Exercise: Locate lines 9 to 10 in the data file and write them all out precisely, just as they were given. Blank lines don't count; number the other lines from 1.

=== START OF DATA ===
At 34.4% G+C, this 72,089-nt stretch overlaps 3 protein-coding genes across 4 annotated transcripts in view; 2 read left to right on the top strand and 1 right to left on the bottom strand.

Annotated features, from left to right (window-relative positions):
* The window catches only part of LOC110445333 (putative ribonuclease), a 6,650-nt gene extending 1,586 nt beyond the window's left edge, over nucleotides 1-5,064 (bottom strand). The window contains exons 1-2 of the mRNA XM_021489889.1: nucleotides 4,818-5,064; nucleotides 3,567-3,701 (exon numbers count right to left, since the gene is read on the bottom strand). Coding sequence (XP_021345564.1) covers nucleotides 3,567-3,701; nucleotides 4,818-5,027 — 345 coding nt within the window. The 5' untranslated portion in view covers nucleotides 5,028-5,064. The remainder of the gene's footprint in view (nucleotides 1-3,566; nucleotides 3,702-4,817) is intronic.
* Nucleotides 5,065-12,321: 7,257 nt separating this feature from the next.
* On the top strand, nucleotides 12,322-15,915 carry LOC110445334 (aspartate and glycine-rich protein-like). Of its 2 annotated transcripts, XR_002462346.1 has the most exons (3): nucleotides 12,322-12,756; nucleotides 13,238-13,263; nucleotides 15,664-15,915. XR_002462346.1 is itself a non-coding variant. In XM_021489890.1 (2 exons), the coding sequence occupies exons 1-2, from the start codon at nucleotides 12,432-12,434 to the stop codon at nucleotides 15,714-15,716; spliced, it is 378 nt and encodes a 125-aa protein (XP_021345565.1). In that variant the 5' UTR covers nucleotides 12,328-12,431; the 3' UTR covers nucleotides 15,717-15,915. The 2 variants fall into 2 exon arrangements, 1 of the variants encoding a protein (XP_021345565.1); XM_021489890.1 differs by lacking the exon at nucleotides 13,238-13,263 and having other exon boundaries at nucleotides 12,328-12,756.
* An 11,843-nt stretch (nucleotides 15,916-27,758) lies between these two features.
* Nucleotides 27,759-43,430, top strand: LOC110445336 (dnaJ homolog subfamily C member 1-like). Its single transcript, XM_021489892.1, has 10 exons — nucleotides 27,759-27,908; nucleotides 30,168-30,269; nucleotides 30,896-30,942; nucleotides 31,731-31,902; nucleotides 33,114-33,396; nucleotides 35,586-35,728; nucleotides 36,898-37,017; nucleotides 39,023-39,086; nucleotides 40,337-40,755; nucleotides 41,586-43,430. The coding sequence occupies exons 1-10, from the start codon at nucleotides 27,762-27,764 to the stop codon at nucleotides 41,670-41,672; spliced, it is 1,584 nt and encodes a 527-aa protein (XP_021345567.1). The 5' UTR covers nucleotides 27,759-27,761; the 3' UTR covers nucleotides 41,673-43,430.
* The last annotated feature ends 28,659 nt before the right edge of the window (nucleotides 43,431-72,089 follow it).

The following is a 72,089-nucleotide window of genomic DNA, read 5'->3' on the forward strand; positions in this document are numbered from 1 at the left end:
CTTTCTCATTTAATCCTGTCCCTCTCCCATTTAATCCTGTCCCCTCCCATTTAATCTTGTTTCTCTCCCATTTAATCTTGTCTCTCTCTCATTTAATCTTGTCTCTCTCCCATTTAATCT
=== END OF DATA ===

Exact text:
The following is a 72,089-nucleotide window of genomic DNA, read 5'->3' on the forward strand; positions in this document are numbered from 1 at the left end:
CTTTCTCATTTAATCCTGTCCCTCTCCCATTTAATCCTGTCCCCTCCCATTTAATCTTGTTTCTCTCCCATTTAATCTTGTCTCTCTCTCATTTAATCTTGTCTCTCTCCCATTTAATCT